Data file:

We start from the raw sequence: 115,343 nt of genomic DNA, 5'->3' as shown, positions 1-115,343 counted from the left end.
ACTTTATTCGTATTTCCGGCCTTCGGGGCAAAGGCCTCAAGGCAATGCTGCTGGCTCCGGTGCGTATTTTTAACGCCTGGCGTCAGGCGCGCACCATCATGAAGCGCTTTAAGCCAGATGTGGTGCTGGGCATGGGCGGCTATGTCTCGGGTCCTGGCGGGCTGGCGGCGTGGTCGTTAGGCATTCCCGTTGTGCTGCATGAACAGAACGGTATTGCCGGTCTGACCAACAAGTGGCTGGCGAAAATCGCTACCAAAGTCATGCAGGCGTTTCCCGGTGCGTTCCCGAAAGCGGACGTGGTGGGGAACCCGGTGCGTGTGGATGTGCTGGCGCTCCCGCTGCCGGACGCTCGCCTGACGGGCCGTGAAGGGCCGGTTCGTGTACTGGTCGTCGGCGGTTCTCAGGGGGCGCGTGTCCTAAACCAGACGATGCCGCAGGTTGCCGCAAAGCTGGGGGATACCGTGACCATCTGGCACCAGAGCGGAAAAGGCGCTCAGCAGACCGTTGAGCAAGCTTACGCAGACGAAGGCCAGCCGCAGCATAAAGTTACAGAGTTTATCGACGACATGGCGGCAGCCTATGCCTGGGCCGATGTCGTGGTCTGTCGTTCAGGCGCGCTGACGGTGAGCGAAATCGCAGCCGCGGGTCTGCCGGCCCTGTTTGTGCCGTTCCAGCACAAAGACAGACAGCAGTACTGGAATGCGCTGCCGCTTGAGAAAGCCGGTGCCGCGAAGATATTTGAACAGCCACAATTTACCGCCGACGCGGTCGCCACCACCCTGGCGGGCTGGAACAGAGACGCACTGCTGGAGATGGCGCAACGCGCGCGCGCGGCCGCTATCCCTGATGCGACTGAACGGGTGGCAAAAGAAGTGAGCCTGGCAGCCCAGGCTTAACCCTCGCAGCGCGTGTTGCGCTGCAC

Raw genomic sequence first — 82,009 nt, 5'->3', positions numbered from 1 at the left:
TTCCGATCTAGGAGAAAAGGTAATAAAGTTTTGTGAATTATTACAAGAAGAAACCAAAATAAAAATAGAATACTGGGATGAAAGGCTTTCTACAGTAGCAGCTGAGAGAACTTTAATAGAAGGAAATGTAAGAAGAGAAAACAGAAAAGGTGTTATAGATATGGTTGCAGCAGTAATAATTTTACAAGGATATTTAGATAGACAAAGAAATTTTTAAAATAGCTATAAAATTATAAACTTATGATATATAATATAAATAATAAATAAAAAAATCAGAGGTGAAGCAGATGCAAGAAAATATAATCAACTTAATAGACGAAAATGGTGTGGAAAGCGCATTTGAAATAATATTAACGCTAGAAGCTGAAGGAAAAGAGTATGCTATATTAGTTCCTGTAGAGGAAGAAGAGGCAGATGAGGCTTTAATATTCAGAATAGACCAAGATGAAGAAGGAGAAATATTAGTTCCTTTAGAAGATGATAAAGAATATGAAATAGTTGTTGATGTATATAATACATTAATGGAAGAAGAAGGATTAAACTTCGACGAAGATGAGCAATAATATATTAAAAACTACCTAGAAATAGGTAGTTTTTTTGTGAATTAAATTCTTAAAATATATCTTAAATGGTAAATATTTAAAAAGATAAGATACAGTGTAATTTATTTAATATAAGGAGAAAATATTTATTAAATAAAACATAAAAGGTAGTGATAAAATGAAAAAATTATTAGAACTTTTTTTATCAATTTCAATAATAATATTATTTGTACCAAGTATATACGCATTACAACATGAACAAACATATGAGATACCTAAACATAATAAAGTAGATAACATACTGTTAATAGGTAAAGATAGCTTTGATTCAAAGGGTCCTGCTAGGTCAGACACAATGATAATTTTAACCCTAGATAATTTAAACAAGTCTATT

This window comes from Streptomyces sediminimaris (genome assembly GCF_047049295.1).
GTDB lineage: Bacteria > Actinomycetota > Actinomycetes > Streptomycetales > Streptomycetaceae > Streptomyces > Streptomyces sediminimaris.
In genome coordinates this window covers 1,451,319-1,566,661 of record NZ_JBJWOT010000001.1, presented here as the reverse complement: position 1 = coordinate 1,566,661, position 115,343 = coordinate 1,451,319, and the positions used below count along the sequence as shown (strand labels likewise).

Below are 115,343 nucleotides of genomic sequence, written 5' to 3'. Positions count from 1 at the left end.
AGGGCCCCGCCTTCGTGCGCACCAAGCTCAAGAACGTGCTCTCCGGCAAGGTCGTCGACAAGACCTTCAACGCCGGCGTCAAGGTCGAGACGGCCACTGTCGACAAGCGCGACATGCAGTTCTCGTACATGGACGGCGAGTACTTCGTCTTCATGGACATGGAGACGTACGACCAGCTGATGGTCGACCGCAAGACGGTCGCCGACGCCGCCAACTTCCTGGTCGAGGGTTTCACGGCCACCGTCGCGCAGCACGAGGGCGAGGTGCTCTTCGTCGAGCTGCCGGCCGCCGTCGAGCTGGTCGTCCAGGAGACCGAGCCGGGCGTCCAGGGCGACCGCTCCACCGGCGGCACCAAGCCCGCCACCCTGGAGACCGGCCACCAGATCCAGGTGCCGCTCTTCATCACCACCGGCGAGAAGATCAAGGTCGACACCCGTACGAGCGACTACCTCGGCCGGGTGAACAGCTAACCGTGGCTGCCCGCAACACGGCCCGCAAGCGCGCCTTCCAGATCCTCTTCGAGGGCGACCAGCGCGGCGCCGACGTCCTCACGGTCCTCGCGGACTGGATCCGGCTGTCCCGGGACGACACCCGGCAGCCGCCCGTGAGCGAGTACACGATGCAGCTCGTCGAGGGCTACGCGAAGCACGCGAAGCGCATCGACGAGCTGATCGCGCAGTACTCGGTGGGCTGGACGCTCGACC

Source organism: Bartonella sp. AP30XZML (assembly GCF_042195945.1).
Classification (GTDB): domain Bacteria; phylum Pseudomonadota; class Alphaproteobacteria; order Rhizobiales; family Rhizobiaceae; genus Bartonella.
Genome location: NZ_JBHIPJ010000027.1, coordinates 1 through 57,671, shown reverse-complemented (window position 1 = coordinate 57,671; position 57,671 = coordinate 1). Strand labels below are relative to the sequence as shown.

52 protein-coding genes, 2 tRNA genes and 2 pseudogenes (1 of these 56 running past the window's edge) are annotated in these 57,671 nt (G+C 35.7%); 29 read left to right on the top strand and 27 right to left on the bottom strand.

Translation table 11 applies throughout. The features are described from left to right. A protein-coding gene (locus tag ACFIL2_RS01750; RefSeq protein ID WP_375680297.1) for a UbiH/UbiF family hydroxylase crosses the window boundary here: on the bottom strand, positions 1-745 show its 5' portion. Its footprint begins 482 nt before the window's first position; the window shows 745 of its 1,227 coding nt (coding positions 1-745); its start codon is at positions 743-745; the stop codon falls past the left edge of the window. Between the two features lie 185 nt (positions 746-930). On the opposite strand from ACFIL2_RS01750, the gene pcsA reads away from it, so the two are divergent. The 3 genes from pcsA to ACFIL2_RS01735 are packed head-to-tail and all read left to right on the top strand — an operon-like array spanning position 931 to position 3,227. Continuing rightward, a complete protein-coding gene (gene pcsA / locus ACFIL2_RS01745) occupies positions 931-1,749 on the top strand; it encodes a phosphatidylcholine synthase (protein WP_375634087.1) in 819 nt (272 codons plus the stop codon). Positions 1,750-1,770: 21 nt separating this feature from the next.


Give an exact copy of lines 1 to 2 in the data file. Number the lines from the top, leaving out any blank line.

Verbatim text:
We start from the raw sequence: 115,343 nt of genomic DNA, 5'->3' as shown, positions 1-115,343 counted from the left end.
ACTTTATTCGTATTTCCGGCCTTCGGGGCAAAGGCCTCAAGGCAATGCTGCTGGCTCCGGTGCGTATTTTTAACGCCTGGCGTCAGGCGCGCACCATCATGAAGCGCTTTAAGCCAGATGTGGTGCTGGGCATGGGCGGCTATGTCTCGGGTCCTGGCGGGCTGGCGGCGTGGTCGTTAGGCATTCCCGTTGTGCTGCATGAACAGAACGGTATTGCCGGTCTGACCAACAAGTGGCTGGCGAAAATCGCTACCAAAGTCATGCAGGCGTTTCCCGGTGCGTTCCCGAAAGCGGACGTGGTGGGGAACCCGGTGCGTGTGGATGTGCTGGCGCTCCCGCTGCCGGACGCTCGCCTGACGGGCCGTGAAGGGCCGGTTCGTGTACTGGTCGTCGGCGGTTCTCAGGGGGCGCGTGTCCTAAACCAGACGATGCCGCAGGTTGCCGCAAAGCTGGGGGATACCGTGACCATCTGGCACCAGAGCGGAAAAGGCGCTCAGCAGACCGTTGAGCAAGCTTACGCAGACGAAGGCCAGCCGCAGCATAAAGTTACAGAGTTTATCGACGACATGGCGGCAGCCTATGCCTGGGCCGATGTCGTGGTCTGTCGTTCAGGCGCGCTGACGGTGAGCGAAATCGCAGCCGCGGGTCTGCCGGCCCTGTTTGTGCCGTTCCAGCACAAAGACAGACAGCAGTACTGGAATGCGCTGCCGCTTGAGAAAGCCGGTGCCGCGAAGATATTTGAACAGCCACAATTTACCGCCGACGCGGTCGCCACCACCCTGGCGGGCTGGAACAGAGACGCACTGCTGGAGATGGCGCAACGCGCGCGCGCGGCCGCTATCCCTGATGCGACTGAACGGGTGGCAAAAGAAGTGAGCCTGGCAGCCCAGGCTTAACCCTCGCAGCGCGTGTTGCGCTGCAC